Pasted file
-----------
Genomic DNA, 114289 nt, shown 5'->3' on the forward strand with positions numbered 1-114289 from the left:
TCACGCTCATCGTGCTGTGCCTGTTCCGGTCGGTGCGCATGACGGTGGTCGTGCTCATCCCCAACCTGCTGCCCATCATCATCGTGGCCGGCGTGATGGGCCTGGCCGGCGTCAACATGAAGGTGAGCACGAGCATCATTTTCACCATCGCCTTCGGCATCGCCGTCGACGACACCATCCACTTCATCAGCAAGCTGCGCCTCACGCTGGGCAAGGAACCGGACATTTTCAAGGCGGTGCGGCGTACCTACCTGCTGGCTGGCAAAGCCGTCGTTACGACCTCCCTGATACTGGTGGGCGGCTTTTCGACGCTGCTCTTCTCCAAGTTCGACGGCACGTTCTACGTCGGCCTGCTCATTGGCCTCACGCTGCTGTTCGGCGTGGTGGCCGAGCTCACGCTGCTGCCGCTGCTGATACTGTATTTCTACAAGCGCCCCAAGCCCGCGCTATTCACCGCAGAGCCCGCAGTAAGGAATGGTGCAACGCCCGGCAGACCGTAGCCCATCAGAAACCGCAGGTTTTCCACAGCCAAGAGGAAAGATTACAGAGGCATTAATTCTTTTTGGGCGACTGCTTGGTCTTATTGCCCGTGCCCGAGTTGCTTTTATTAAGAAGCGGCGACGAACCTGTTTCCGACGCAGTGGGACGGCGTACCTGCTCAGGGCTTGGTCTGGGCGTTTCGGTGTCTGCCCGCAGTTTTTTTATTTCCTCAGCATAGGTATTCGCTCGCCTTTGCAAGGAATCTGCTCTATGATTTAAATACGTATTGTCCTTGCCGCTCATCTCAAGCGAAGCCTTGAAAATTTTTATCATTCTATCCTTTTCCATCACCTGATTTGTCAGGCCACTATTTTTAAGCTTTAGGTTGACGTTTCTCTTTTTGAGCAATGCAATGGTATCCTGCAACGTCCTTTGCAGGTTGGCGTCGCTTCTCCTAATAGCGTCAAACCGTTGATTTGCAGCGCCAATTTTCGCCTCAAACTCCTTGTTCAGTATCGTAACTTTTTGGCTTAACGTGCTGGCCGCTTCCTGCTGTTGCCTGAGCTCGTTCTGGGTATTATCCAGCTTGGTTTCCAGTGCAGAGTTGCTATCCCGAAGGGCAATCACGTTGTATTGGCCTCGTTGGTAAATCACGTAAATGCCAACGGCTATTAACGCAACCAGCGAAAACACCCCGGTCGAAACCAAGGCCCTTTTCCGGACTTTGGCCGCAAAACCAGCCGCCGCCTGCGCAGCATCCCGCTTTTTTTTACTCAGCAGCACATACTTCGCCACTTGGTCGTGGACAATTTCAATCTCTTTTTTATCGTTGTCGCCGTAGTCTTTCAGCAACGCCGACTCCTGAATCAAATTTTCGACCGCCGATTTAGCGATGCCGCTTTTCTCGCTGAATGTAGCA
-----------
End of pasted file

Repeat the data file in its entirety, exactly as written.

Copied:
Genomic DNA, 114289 nt, shown 5'->3' on the forward strand with positions numbered 1-114289 from the left:
TCACGCTCATCGTGCTGTGCCTGTTCCGGTCGGTGCGCATGACGGTGGTCGTGCTCATCCCCAACCTGCTGCCCATCATCATCGTGGCCGGCGTGATGGGCCTGGCCGGCGTCAACATGAAGGTGAGCACGAGCATCATTTTCACCATCGCCTTCGGCATCGCCGTCGACGACACCATCCACTTCATCAGCAAGCTGCGCCTCACGCTGGGCAAGGAACCGGACATTTTCAAGGCGGTGCGGCGTACCTACCTGCTGGCTGGCAAAGCCGTCGTTACGACCTCCCTGATACTGGTGGGCGGCTTTTCGACGCTGCTCTTCTCCAAGTTCGACGGCACGTTCTACGTCGGCCTGCTCATTGGCCTCACGCTGCTGTTCGGCGTGGTGGCCGAGCTCACGCTGCTGCCGCTGCTGATACTGTATTTCTACAAGCGCCCCAAGCCCGCGCTATTCACCGCAGAGCCCGCAGTAAGGAATGGTGCAACGCCCGGCAGACCGTAGCCCATCAGAAACCGCAGGTTTTCCACAGCCAAGAGGAAAGATTACAGAGGCATTAATTCTTTTTGGGCGACTGCTTGGTCTTATTGCCCGTGCCCGAGTTGCTTTTATTAAGAAGCGGCGACGAACCTGTTTCCGACGCAGTGGGACGGCGTACCTGCTCAGGGCTTGGTCTGGGCGTTTCGGTGTCTGCCCGCAGTTTTTTTATTTCCTCAGCATAGGTATTCGCTCGCCTTTGCAAGGAATCTGCTCTATGATTTAAATACGTATTGTCCTTGCCGCTCATCTCAAGCGAAGCCTTGAAAATTTTTATCATTCTATCCTTTTCCATCACCTGATTTGTCAGGCCACTATTTTTAAGCTTTAGGTTGACGTTTCTCTTTTTGAGCAATGCAATGGTATCCTGCAACGTCCTTTGCAGGTTGGCGTCGCTTCTCCTAATAGCGTCAAACCGTTGATTTGCAGCGCCAATTTTCGCCTCAAACTCCTTGTTCAGTATCGTAACTTTTTGGCTTAACGTGCTGGCCGCTTCCTGCTGTTGCCTGAGCTCGTTCTGGGTATTATCCAGCTTGGTTTCCAGTGCAGAGTTGCTATCCCGAAGGGCAATCACGTTGTATTGGCCTCGTTGGTAAATCACGTAAATGCCAACGGCTATTAACGCAACCAGCGAAAACACCCCGGTCGAAACCAAGGCCCTTTTCCGGACTTTGGCCGCAAAACCAGCCGCCGCCTGCGCAGCATCCCGCTTTTTTTTACTCAGCAGCACATACTTCGCCACTTGGTCGTGGACAATTTCAATCTCTTTTTTATCGTTGTCGCCGTAGTCTTTCAGCAACGCCGACTCCTGAATCAAATTTTCGACCGCCGATTTAGCGATGCCGCTTTTCTCGCTGAATGTAGCA